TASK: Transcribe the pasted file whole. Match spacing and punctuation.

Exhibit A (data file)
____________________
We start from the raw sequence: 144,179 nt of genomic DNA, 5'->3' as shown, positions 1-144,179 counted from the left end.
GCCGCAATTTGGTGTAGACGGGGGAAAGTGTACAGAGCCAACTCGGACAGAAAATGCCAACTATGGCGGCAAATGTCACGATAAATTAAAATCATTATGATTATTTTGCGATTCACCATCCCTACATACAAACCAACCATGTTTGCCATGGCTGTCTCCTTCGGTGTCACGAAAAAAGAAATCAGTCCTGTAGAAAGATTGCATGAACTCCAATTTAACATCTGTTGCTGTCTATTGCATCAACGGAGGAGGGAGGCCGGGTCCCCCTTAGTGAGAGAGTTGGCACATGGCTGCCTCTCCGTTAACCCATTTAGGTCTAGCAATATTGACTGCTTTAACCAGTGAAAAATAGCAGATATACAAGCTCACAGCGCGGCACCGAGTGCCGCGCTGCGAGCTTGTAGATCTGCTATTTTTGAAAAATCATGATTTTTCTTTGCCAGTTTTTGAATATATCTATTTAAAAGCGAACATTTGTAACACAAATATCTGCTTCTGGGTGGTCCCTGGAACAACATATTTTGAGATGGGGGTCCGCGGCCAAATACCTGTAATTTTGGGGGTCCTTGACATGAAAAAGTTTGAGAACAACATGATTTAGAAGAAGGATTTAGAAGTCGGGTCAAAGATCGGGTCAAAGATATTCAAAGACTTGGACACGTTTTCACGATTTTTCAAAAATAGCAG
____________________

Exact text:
We start from the raw sequence: 144,179 nt of genomic DNA, 5'->3' as shown, positions 1-144,179 counted from the left end.
GCCGCAATTTGGTGTAGACGGGGGAAAGTGTACAGAGCCAACTCGGACAGAAAATGCCAACTATGGCGGCAAATGTCACGATAAATTAAAATCATTATGATTATTTTGCGATTCACCATCCCTACATACAAACCAACCATGTTTGCCATGGCTGTCTCCTTCGGTGTCACGAAAAAAGAAATCAGTCCTGTAGAAAGATTGCATGAACTCCAATTTAACATCTGTTGCTGTCTATTGCATCAACGGAGGAGGGAGGCCGGGTCCCCCTTAGTGAGAGAGTTGGCACATGGCTGCCTCTCCGTTAACCCATTTAGGTCTAGCAATATTGACTGCTTTAACCAGTGAAAAATAGCAGATATACAAGCTCACAGCGCGGCACCGAGTGCCGCGCTGCGAGCTTGTAGATCTGCTATTTTTGAAAAATCATGATTTTTCTTTGCCAGTTTTTGAATATATCTATTTAAAAGCGAACATTTGTAACACAAATATCTGCTTCTGGGTGGTCCCTGGAACAACATATTTTGAGATGGGGGTCCGCGGCCAAATACCTGTAATTTTGGGGGTCCTTGACATGAAAAAGTTTGAGAACAACATGATTTAGAAGAAGGATTTAGAAGTCGGGTCAAAGATCGGGTCAAAGATATTCAAAGACTTGGACACGTTTTCACGATTTTTCAAAAATAGCAG